“DOD waited a decade to warn service members and has been slow to switch to PFAS-free alternatives to AFFF or clean up legacy PFAS pollution,” Faber said. “What’s more, some DOD officials have argued for cleanup and screening levels that are less protective of our service members and their families than those proposed by EPA.”

The National Defense Authorization Act for FY 2020 included important bipartisan PFAS reforms, including a provision to phase out AFFF by 2024. But the NDAA fell short of what’s needed to address the serious public health risks posed by PFAS, especially PFOA and PFOS.

“In light of these new revelations, Congress should do much more to accelerate the cleanup of legacy PFAS contamination,” said Faber. “To do so, Congress should increase funding for programs like the Defense Environmental Restoration Program and designate PFAS as hazardous substances under EPA’s Superfund program, which will ensure that PFAS manufacturers pay their fair share of cleanup costs.”


The Environmental Working Group is a nonprofit, non-partisan organization that empowers people to live healthier lives in a healthier environment. Through research, advocacy and unique education tools, EWG drives consumer choice and civic action.

$1.2 million Fine for Solvent Spill in Alberta

Drever Agencies Inc. was recently fined $1,250,000 in Wetaskiwin Provincial Court for an offence under the Canadian Fisheries Act. The company pleaded guilty to a charge of depositing a deleterious substance into water frequented by fish. The fine will be directed to the Government of Canada’s Environmental Damages Fund.

The incident which led to the fine occurred in August 2017. Environment and Climate Change Canada enforcement officers responded to a report of a solvent spill on a commercial property in Wetaskiwin. A number of dead fish were observed in an unnamed creek that flows into the Battle River. An investigation determined that approximately 1800 litres of Petrosol solvent leaked from a storage tank owned by Drever Agencies Inc. and entered the creek. Through laboratory analysis, it was confirmed that the solvent was deleterious (harmful to fish).

Wetaskiwin is a city of 12,000, approximately 70 kilometres south of Edmonton. The city name comes from the Cree word wītaskiwinihk, meaning “the hills where peace was made”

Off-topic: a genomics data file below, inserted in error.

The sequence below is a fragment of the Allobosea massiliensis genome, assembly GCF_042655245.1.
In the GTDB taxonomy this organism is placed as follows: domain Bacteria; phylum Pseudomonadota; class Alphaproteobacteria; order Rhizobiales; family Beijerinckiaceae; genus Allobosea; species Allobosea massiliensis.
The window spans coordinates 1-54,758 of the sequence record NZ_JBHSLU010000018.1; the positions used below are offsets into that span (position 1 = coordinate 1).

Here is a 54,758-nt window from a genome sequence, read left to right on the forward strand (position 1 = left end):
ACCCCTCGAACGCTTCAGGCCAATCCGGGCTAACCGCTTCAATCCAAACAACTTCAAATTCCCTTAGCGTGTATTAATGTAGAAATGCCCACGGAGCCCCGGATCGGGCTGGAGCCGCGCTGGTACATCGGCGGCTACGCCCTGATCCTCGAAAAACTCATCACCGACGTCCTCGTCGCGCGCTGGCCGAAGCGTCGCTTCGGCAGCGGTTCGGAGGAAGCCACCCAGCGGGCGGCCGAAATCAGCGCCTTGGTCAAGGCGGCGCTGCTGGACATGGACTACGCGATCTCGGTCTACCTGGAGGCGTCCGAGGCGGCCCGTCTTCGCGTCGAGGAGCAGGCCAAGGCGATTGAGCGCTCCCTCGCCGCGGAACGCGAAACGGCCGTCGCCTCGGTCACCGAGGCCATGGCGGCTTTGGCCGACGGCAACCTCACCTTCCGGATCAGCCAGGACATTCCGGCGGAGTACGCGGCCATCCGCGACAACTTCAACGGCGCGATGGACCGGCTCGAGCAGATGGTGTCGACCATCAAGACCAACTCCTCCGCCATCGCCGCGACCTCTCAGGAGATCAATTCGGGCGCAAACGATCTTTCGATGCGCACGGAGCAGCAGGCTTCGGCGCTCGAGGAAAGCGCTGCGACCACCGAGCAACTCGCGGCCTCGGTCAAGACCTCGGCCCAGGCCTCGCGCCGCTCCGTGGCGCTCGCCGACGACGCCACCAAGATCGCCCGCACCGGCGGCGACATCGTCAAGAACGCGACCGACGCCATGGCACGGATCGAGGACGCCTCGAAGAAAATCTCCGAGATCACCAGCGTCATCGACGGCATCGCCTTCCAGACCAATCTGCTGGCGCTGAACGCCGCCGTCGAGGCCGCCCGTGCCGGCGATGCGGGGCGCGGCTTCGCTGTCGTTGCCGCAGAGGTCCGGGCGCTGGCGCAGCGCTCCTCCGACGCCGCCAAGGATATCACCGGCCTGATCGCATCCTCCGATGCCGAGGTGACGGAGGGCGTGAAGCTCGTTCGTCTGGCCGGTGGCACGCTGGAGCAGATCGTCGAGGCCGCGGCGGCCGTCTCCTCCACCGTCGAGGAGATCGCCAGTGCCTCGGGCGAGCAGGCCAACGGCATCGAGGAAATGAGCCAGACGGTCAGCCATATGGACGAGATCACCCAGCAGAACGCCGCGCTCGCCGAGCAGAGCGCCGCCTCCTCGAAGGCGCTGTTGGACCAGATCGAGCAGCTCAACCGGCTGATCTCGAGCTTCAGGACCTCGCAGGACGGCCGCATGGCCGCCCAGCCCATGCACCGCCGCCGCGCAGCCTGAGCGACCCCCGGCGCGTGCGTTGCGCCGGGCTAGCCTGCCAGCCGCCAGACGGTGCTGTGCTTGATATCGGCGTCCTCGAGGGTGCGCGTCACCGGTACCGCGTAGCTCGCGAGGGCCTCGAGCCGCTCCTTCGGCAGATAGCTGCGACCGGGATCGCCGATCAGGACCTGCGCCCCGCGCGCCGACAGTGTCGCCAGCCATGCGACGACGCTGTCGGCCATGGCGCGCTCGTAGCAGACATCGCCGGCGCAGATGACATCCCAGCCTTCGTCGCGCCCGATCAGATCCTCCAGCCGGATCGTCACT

As a result of the conviction, the company’s name will be added to the Environmental Offenders Registry.

Undated Photo of Drever Agencies Facility (Source: Drever Agencies Web Site)

 

Oil Spill in B.C. contaminates protected waterway

It took  several days to determine the source of an oil spill that contaminated the Gorge Creek in the Township of Esquimalt in British Columbia. It was confirmed by officials that the cause of the spill was a leaking residential heating-oil tank.  Oil from the tank entered both the subsurface and the stormwater system and eventually made its way to Gorge Creek.

Emergency Management BC found the spill on January 18th.  Esquimalt staff investigated potential spill sites in the north neighbourhoods of Esquimalt as well as monitor the creek to deploy booms and absorbing materials.  It took until January 24th to pinpoint the location of the spill.

As frustrations grew on the inability to locate the source of the spill, the number of officials involved in clean-up efforts grew to include federal, provincial, township and Capital Regional District staff.  Marine-spill and hazardous-materials experts were also at the scene, hired by the Township to assist with the cleanup.

Gorge Creek represents a critical part of the Victoria Harbour Migratory Bird Sanctuary that was created in 1923 to curb the hunting of birds. A Capital Regional District report says the sanctuary includes 1,840 hectares of marine and estuarine waters and provides habitat for rare and endangered plants and wildlife.  The impact of the spill on wildlife has yet to be assessed.

The total about of heating oil spilled into the creek and total cost of clean-up has yet to be determined.

 

Illegal dumping results in $190k remediation in Grande Prairie, Alberta

In May of last year, there was an incident in which hydrocarbon was illegally disposed into a curbside drain that contaminated a popular fishing pond in the County of Grande Prairie, Alberta.  The pond was closed for two months during the clean-up and remediation.  The final bill for the clean-up and remediation was recently tallied at $184,125.

Investigators from Alberta Environment Parks and Recreation (AEP) estimated that approximately five cubic metres (1,320 U.S. gallons) were released into the pond.  Although a determination was made that the release of hydrocarbons was intentional, fines have not been laid and AEP has closed the file.